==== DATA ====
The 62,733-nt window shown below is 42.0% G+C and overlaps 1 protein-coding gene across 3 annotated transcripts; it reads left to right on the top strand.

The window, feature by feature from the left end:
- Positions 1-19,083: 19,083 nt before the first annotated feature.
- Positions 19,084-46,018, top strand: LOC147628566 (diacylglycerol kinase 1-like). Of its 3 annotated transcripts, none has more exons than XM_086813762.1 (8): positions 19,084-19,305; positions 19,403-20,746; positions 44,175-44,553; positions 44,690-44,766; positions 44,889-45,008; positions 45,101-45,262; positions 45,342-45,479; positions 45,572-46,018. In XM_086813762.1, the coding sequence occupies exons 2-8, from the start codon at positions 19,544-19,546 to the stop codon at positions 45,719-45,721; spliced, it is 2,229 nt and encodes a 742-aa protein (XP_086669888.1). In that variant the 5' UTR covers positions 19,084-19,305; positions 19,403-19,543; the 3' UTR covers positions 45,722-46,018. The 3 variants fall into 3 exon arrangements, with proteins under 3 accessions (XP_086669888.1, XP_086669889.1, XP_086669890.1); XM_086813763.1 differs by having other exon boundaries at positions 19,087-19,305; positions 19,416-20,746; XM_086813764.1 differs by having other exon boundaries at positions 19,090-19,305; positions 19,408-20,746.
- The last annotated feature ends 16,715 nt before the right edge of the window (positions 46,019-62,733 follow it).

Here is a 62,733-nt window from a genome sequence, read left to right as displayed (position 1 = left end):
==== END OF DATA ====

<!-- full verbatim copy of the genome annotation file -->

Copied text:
The 62,733-nt window shown below is 42.0% G+C and overlaps 1 protein-coding gene across 3 annotated transcripts; it reads left to right on the top strand.

The window, feature by feature from the left end:
- Positions 1-19,083: 19,083 nt before the first annotated feature.
- Positions 19,084-46,018, top strand: LOC147628566 (diacylglycerol kinase 1-like). Of its 3 annotated transcripts, none has more exons than XM_086813762.1 (8): positions 19,084-19,305; positions 19,403-20,746; positions 44,175-44,553; positions 44,690-44,766; positions 44,889-45,008; positions 45,101-45,262; positions 45,342-45,479; positions 45,572-46,018. In XM_086813762.1, the coding sequence occupies exons 2-8, from the start codon at positions 19,544-19,546 to the stop codon at positions 45,719-45,721; spliced, it is 2,229 nt and encodes a 742-aa protein (XP_086669888.1). In that variant the 5' UTR covers positions 19,084-19,305; positions 19,403-19,543; the 3' UTR covers positions 45,722-46,018. The 3 variants fall into 3 exon arrangements, with proteins under 3 accessions (XP_086669888.1, XP_086669889.1, XP_086669890.1); XM_086813763.1 differs by having other exon boundaries at positions 19,087-19,305; positions 19,416-20,746; XM_086813764.1 differs by having other exon boundaries at positions 19,090-19,305; positions 19,408-20,746.
- The last annotated feature ends 16,715 nt before the right edge of the window (positions 46,019-62,733 follow it).

Here is a 62,733-nt window from a genome sequence, read left to right as displayed (position 1 = left end):